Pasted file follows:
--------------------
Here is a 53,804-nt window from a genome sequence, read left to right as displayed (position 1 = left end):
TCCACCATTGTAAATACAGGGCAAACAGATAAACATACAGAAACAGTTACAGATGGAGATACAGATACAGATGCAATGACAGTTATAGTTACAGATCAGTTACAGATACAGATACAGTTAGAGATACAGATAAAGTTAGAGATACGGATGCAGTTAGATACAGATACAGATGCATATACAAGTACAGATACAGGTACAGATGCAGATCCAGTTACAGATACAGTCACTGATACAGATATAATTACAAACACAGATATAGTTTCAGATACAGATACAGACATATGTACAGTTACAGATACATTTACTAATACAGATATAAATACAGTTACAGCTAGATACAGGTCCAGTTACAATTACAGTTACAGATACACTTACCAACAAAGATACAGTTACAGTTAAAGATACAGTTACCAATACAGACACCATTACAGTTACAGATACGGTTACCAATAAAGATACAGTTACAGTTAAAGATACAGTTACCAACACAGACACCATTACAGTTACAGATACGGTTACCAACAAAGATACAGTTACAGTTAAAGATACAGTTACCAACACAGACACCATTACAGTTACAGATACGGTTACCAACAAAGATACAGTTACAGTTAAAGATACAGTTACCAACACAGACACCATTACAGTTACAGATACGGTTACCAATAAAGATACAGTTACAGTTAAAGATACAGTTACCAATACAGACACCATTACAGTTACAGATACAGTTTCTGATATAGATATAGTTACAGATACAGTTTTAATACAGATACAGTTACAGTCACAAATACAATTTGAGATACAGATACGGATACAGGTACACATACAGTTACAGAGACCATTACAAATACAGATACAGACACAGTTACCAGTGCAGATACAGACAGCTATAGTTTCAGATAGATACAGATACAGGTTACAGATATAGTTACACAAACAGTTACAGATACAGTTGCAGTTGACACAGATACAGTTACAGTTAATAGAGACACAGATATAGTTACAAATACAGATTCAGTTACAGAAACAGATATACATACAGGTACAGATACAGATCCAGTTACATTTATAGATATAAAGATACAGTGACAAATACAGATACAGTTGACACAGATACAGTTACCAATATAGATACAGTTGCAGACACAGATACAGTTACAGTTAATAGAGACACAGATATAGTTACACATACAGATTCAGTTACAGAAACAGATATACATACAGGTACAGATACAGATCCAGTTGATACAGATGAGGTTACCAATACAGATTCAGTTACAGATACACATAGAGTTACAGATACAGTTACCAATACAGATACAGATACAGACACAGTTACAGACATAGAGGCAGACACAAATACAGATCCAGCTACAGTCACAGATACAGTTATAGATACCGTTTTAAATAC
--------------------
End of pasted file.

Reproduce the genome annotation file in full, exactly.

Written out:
Here is a 53,804-nt window from a genome sequence, read left to right as displayed (position 1 = left end):
TCCACCATTGTAAATACAGGGCAAACAGATAAACATACAGAAACAGTTACAGATGGAGATACAGATACAGATGCAATGACAGTTATAGTTACAGATCAGTTACAGATACAGATACAGTTAGAGATACAGATAAAGTTAGAGATACGGATGCAGTTAGATACAGATACAGATGCATATACAAGTACAGATACAGGTACAGATGCAGATCCAGTTACAGATACAGTCACTGATACAGATATAATTACAAACACAGATATAGTTTCAGATACAGATACAGACATATGTACAGTTACAGATACATTTACTAATACAGATATAAATACAGTTACAGCTAGATACAGGTCCAGTTACAATTACAGTTACAGATACACTTACCAACAAAGATACAGTTACAGTTAAAGATACAGTTACCAATACAGACACCATTACAGTTACAGATACGGTTACCAATAAAGATACAGTTACAGTTAAAGATACAGTTACCAACACAGACACCATTACAGTTACAGATACGGTTACCAACAAAGATACAGTTACAGTTAAAGATACAGTTACCAACACAGACACCATTACAGTTACAGATACGGTTACCAACAAAGATACAGTTACAGTTAAAGATACAGTTACCAACACAGACACCATTACAGTTACAGATACGGTTACCAATAAAGATACAGTTACAGTTAAAGATACAGTTACCAATACAGACACCATTACAGTTACAGATACAGTTTCTGATATAGATATAGTTACAGATACAGTTTTAATACAGATACAGTTACAGTCACAAATACAATTTGAGATACAGATACGGATACAGGTACACATACAGTTACAGAGACCATTACAAATACAGATACAGACACAGTTACCAGTGCAGATACAGACAGCTATAGTTTCAGATAGATACAGATACAGGTTACAGATATAGTTACACAAACAGTTACAGATACAGTTGCAGTTGACACAGATACAGTTACAGTTAATAGAGACACAGATATAGTTACAAATACAGATTCAGTTACAGAAACAGATATACATACAGGTACAGATACAGATCCAGTTACATTTATAGATATAAAGATACAGTGACAAATACAGATACAGTTGACACAGATACAGTTACCAATATAGATACAGTTGCAGACACAGATACAGTTACAGTTAATAGAGACACAGATATAGTTACACATACAGATTCAGTTACAGAAACAGATATACATACAGGTACAGATACAGATCCAGTTGATACAGATGAGGTTACCAATACAGATTCAGTTACAGATACACATAGAGTTACAGATACAGTTACCAATACAGATACAGATACAGACACAGTTACAGACATAGAGGCAGACACAAATACAGATCCAGCTACAGTCACAGATACAGTTATAGATACCGTTTTAAATAC